1Wash your hands!

It’s pretty obvious that hand washing is important in contact lens hygiene.  However, in a study on lens compliance, 55% of contact lens wearers admitted to not washing hands when handling contact lenses (1).

2Never, ever use tap water

Tap water is not germ-free. There are many kinds of germs in water that can cause eye infections, but a particularly dangerous germ— called Acanthamoeba —is commonly found in tap water (2). This germ can cause a very severe type of eye infection called Acanthamoeba keratitis.

3Rub ‘n’ Rinse

Time is precious but would you use a mouthwash instead of brushing your teeth?  Of course not!  Rubbing contact lenses in your lens solution and then rinsing is the most effective way of removing deposits before soaking the lenses in your solution.  Even though you may have previously seen labels on solution bottles sayng ‘no rub’, these instructions have been proven to be incorrect (3).

Put a lid on it!

More than 1 in 10 contact lens wearers fail to close the lid tight on contact lens solutions (4).  Keeping the lid on contact lens solutions is important to avoid contamination and maintain the disinfecting power of lens solutions.

5Don’t top up liquids

30% of contact lens wearers admit to ‘topping-up’ existing solution (soome of the time) in their lens case (4).  Why is this a risk?  Well, put simply, solutions are made of specific concentrations of chemicals that kill germs.  If you dilute the solution it will not kill all harmful germs.  Once solution has been used, it no longer has the same strength to kill germs, so when you top-up, you’re essentially diluting the solution and therefore increasing your risk to serious eye infection.

6Don’t forget the case

Research surveys (4) show that 66% of contact lens wearers do not look after their lens case in the correct manner.  So what should be done?  Firstly, clean the case with your contact lens solution and let it air dry. Secondly, when you fill the case with solution, fill it up to the correct point (there is a line indicating the solution level).  Thirdly, close the lid of the case completely when your lenses are stored overnight.  Finally, replace the case at least every 3 months.

7Stick to the replacement schedule

When you wear a contact lens, tears coat it with oils and proteins. Even over just a short
time, tiny deposits are formed on the lens surface, which can reduce comfort and vision.  The replacement frequency of lenses is determined according to your wearing time, comfort and most importantly suitability for your eyes.  Over wearing lenses can therefore adversely affect your vision and eye health.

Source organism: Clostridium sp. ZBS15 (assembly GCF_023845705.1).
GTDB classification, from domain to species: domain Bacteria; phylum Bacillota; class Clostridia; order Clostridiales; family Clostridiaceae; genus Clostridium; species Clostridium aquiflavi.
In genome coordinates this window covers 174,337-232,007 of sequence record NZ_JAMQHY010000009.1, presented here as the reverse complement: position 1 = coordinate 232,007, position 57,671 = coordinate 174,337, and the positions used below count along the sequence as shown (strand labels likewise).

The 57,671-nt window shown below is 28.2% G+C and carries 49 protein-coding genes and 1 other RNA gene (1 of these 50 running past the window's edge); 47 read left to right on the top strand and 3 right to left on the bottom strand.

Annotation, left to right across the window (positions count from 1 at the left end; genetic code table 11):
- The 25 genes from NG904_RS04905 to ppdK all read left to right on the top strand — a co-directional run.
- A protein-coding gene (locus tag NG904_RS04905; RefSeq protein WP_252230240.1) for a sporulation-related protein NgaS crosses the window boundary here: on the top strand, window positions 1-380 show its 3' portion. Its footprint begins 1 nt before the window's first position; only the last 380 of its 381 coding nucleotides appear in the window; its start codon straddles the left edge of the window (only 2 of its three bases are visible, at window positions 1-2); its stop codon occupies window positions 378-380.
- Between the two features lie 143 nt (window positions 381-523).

8Sleeping & Swimming in lenses?

Sleeping in contact lenses increases the risk of microbial keratitis and other complications. Research has shown that the relative risk of so-called corneal infiltrative events increases by 7.1 times (5).  We don’t advocate sleeping in lenses unless you have specifically been placed on a continuous lens wear plan and the risks have clearly been explained.

Swimming (like tap water) also significantly increases the risk of serious infection from an organism called Acanthameoba keratitis (6).  If you want to swim in contact lenses, wear swimming goggles and don’t go underwater.

9Lens A + Solution B ≠ Lens A + Solution C

Temptations to swap contact lens solution with bulk buys and special offers on contact lens solutions are everywhere.  However, different lens and solution combinations have been shown to result in different levels of comfort.  Always use the solution recommended by your Optometrist as it will have been carefully chosen to complement your eyes and contact lenses.

10FEEL, LOOK, SEE

There three questions every contact lens wearer ask themselves before applying contact lenses.

Ask yourself, do your eyes FEEL good?  If you’re experiencing any discomfort or pain, don’t wear contact lenses.

Do your eyes LOOK good?  If your eyes appear red or swollen, don’t wear contact lenses.

Can you SEE normally?  If your vision is hazy or if your vision has deteriorated over the last few days, don’t wear contact lenses.

References

1. Dumbleton KA, Spafford MM, Sivak A, Jones LW. Exploring compliance: a mixed-methods study of contact lens wearer perspectives. Optom Vis Sci. 2013 Aug;90(8):898-908.

2. Visvesvara GS,  Moura H, Schuster FL. Pathogenic and opportunistic free-living amoebae: Acanthamoeba spp., Balamuthia mandrillaris, Naegleria fowleri, and Sappinia diploidea. FEMS Immunol Med Microbiol. 2007;50(1):1-26.

3. Zhu H, Bandara MB, Vijay AK, Masoudi S, Wu D, Willcox MD. Importance of rub and rinse in use of multipurpose contact lens solution. Optom Vis Sci. 2011 Aug;88(8):967-72.

4. http://www.academyofvisioncare.com/files/documents/The%20Science%20of%20Compliance%20-%20latest.pdf

5. Radford CF, Minassian DC, Dart JKG.  Acanthamoeba keratitis in England and Wales: incidence, outcome, and risk factors.  Br J Ophthalmol 2002;86:536-542.

6. Morgan PB, Efron N, Brennnan NA, Hill EA.  Risk Factors for the Development of Corneal Infiltrative Events Associated with Contact Lens WearIOVS, 2005, Vol.46, 3136-3143.

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